Michael On Everything Else

Kimchi Recipe

My first batch kimchi was a success in its failures. It was way too vinegary and not nearly spicy enough. The recipe I followed to-the-letter was this one: How To Make Easy Kimchi at Home — Cooking Lessons from The Kitchn. It is an easy recipe to follow and for my first attempt, it was what I needed.

Round Two

For the second attempt, I incorporated some elements of this recipe: Spring Cabbage Kimchee, the taste of home, as indicated with “†” below.

This second batch is far better. The first batch was exposed to too much air and thus turned vinegary. So much so that it was a one-hit-wonder: vinegar. It lacked any spiciness or flavor complexity and was especially missing that umami* flavor I love. I think replacing the bottled fish sauce from the first recipe with the homemade fish broth will do the trick.

I ate all of that first batch (it was nt all that bad) just in time to make room in the fridge for the second batch.

Here is the revised recipe:

Base Ingredients

1 head cabbage
1/4 cup sea salt or kosher salt
Big chunk of daikon, peeled and cut into matchsticks
1/2 carrot, cut into matchsticks
4 scallions, trimmed and cut into 1-inch pieces

Fish broth

Boil the following to render the broth:

1 bag dried shrimp
4 chunks dried, salted fish
1/2 bag dried silver fish

Paste

In a blender, blitz the following:

4 cloves garlic
3/4 cup of the reserved fish broth</B>
1/2-inch chunk fresh ginger
1 teaspoon sugar
1 apple</B>
3 tablespoon cooked rice</B>

After blending, fold in the following:

4 tablespoon gochugaru
2 tablespoon shrimp sauce</B>

Dried and salted fish, dried shrimp, dried silver fish, gochugaru (korean red pepper flakes), shrimp sauce, and final product (with lid mistakenly left open for days, doh!

Instructions (taken nearly verbatim from thekitchn.com)

  1. Cut the cabbage. Cut the cabbage lengthwise into quarters and remove the cores. Cut each quarter crosswise into 2-inch-wide strips. Salt the cabbage. Place the cabbage and salt in a large bowl. Using your hands (gloves optional), massage the salt into the cabbage until it starts to soften a bit, then add water to cover the cabbage. Put a plate on top and weigh it down with something heavy, like a jar or can of beans. Let stand for 1-2 hours.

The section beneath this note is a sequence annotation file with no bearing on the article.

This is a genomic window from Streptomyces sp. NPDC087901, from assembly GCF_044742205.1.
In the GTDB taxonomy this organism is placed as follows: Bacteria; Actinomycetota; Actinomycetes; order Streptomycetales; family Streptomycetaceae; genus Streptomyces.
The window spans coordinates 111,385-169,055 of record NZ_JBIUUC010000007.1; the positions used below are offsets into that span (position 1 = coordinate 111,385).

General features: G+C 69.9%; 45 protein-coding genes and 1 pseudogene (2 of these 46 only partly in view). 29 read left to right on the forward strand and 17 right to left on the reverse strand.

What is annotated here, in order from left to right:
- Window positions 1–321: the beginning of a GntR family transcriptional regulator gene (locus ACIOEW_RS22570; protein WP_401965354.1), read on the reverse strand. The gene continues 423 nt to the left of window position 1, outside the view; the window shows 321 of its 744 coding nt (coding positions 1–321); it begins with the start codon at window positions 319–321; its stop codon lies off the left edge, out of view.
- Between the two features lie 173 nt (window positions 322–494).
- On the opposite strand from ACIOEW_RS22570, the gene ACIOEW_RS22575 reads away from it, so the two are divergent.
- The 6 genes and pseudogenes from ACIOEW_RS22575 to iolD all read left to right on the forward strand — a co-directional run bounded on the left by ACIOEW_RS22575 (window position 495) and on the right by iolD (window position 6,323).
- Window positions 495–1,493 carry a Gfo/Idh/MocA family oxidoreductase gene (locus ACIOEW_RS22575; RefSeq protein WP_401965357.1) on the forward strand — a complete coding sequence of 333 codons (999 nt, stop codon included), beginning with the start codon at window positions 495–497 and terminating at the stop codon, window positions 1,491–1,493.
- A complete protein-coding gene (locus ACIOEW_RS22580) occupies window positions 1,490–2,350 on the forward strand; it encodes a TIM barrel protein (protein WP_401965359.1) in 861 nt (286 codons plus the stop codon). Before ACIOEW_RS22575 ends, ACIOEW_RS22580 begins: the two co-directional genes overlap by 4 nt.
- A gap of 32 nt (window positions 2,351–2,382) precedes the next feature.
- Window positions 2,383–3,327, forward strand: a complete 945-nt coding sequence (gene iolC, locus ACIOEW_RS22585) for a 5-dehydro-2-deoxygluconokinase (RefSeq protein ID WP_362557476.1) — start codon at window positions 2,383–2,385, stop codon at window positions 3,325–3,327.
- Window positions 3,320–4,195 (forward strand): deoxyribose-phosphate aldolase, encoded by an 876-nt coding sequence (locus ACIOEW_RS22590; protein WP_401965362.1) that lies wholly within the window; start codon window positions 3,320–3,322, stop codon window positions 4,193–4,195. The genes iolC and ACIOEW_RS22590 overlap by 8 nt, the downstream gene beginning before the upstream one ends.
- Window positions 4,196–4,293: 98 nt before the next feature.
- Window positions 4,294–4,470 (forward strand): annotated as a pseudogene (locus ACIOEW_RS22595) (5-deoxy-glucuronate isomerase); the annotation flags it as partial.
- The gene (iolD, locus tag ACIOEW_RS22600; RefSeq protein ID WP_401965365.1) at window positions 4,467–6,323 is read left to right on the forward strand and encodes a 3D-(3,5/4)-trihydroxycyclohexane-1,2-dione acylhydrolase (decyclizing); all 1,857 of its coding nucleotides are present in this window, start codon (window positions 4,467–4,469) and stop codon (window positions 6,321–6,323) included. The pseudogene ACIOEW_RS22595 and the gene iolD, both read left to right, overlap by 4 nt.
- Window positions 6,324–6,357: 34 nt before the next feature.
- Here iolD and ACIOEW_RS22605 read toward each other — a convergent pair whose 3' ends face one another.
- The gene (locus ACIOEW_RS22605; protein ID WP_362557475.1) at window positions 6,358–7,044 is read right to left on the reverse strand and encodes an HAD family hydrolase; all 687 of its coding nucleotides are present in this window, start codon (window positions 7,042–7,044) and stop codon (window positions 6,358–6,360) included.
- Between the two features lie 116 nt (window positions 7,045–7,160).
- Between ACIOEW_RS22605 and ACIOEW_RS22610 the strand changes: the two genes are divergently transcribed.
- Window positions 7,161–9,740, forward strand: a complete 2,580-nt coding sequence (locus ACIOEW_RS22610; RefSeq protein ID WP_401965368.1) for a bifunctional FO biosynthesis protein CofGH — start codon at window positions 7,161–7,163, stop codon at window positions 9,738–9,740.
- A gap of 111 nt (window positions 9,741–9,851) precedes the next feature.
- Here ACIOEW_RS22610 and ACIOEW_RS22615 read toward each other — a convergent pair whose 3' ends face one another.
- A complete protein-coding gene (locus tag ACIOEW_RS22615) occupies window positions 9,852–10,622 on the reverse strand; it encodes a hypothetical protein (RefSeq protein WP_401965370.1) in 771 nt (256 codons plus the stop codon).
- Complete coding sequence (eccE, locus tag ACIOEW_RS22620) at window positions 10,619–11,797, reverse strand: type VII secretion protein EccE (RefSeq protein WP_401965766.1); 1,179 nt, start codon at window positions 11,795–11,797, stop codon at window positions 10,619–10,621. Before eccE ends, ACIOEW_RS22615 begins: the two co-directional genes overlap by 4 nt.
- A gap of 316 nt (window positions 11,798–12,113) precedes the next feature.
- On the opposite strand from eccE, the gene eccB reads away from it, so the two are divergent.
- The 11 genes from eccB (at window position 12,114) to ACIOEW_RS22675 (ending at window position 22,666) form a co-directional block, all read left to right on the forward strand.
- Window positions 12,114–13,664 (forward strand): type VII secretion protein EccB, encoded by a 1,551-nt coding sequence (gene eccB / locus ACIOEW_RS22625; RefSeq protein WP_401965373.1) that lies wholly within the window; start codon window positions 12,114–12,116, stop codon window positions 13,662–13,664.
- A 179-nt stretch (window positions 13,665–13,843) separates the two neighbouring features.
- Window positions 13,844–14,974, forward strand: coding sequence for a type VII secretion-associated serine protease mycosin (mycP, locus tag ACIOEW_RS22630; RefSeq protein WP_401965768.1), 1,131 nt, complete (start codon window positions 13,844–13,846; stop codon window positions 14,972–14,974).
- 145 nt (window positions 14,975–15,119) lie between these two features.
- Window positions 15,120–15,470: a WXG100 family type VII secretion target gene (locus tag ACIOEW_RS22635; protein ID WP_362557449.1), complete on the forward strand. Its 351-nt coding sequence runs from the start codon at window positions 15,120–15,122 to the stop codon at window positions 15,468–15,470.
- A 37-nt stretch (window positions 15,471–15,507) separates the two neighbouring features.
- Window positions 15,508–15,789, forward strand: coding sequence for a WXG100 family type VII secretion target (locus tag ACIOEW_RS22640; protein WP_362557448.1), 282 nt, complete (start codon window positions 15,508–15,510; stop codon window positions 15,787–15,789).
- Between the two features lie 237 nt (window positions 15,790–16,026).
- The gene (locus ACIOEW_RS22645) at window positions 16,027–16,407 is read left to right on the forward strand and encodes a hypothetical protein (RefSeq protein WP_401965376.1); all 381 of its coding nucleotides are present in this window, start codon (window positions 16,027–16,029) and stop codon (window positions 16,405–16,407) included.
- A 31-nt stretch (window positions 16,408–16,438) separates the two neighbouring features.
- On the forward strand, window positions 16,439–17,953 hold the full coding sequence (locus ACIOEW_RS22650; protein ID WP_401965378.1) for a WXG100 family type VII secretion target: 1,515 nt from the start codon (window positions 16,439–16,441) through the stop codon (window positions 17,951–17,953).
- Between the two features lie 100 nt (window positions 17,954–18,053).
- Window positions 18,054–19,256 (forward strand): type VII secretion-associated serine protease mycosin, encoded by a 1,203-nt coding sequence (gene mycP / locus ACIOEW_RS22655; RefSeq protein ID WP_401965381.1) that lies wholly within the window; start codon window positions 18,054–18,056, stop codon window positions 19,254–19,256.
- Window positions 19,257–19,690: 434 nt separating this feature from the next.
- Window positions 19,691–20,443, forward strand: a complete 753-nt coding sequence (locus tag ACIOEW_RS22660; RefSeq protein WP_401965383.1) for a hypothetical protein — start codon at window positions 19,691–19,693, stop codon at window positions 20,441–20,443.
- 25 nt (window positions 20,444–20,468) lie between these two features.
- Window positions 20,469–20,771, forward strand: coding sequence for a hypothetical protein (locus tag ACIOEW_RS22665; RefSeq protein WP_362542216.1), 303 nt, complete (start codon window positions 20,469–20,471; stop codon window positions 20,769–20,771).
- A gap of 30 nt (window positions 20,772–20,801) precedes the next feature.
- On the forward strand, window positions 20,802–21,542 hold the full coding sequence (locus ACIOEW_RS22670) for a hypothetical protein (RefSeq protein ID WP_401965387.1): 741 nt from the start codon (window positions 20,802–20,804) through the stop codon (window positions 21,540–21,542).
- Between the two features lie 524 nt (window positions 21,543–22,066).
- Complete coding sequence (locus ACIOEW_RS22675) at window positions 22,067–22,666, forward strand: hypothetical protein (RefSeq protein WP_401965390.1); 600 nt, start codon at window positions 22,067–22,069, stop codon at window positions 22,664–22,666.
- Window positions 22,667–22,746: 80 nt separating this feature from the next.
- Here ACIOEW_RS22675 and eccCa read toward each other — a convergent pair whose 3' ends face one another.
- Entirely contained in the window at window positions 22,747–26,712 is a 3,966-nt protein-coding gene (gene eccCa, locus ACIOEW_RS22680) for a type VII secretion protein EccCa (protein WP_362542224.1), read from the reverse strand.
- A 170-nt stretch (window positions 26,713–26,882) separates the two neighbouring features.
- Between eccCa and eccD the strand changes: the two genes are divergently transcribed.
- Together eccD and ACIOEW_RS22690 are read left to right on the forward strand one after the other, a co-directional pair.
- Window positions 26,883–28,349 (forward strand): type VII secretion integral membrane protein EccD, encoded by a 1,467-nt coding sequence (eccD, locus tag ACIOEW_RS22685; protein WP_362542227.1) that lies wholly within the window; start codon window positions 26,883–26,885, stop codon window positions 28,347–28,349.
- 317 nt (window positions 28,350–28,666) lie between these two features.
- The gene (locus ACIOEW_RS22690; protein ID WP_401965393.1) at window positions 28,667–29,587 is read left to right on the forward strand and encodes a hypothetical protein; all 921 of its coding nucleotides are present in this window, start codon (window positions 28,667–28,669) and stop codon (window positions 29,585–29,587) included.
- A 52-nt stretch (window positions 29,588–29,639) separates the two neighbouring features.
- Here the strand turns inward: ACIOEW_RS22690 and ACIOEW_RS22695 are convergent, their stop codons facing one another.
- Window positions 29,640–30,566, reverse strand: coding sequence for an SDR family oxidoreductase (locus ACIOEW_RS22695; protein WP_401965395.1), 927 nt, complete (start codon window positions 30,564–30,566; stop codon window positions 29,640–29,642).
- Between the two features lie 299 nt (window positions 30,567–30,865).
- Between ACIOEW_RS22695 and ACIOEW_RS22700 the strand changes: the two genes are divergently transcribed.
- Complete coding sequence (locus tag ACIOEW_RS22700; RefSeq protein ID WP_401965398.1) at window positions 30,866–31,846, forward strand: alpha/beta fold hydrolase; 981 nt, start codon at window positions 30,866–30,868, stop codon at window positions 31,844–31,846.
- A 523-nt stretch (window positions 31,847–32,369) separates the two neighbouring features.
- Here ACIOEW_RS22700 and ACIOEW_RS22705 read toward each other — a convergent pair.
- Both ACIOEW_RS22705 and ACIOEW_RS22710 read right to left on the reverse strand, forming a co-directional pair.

2. Rinse and drain the cabbage. Rinse the cabbage under cold water 3 times and drain in a colander for 15-20 minutes. Rinse and dry the bowl you used for salting, and set it aside to use in step 5.
  3. Make the paste. Meanwhile, combine the garlic, ginger, sugar, and seafood flavor (or 3 tablespoons water) in a small bowl and mix to form a smooth paste. Mix in the gochugaru, using 1 tablespoon for mild and up to 5 tablespoons for spicy (I like about 3 1/2 tablespoons).
  4. Combine the vegetables and paste. Gently squeeze any remaining water from the cabbage and return it to the bowl along with the daikon, scallions, and seasoning paste.
  5. Mix thoroughly. Using your hands, gently work the paste into the vegetables until they are thoroughly coated. The gloves are optional here but highly recommended to protect your hands from stings, stains, and smells!
  6. Pack the kimchi into the jar. Pack the kimchi into the jar, pressing down on it until the brine rises to cover the vegetables. Leave at least 1-inch of headspace. Seal the jar with the lid.
  7. Let it ferment. Let the jar stand at room temperature for 1-5 days. You may see bubbles inside the jar and brine may seep out of the lid; place a bowl or plate under the jar to help catch any overflow.
  8. Check it daily and refrigerate when ready. Check the kimchi once a day, pressing down on the vegetables with a clean finger or spoon to keep them submerged under the brine. (This also releases gases produced during fermentation.) Taste a little at this point, too! When the kimchi tastes ripe enough for your liking, transfer the jar to the refrigerator. You may eat it right away, but it is best after another week or two.


†. Element incorporated from this recipe; Spring Cabbage Kimchee, the taste of home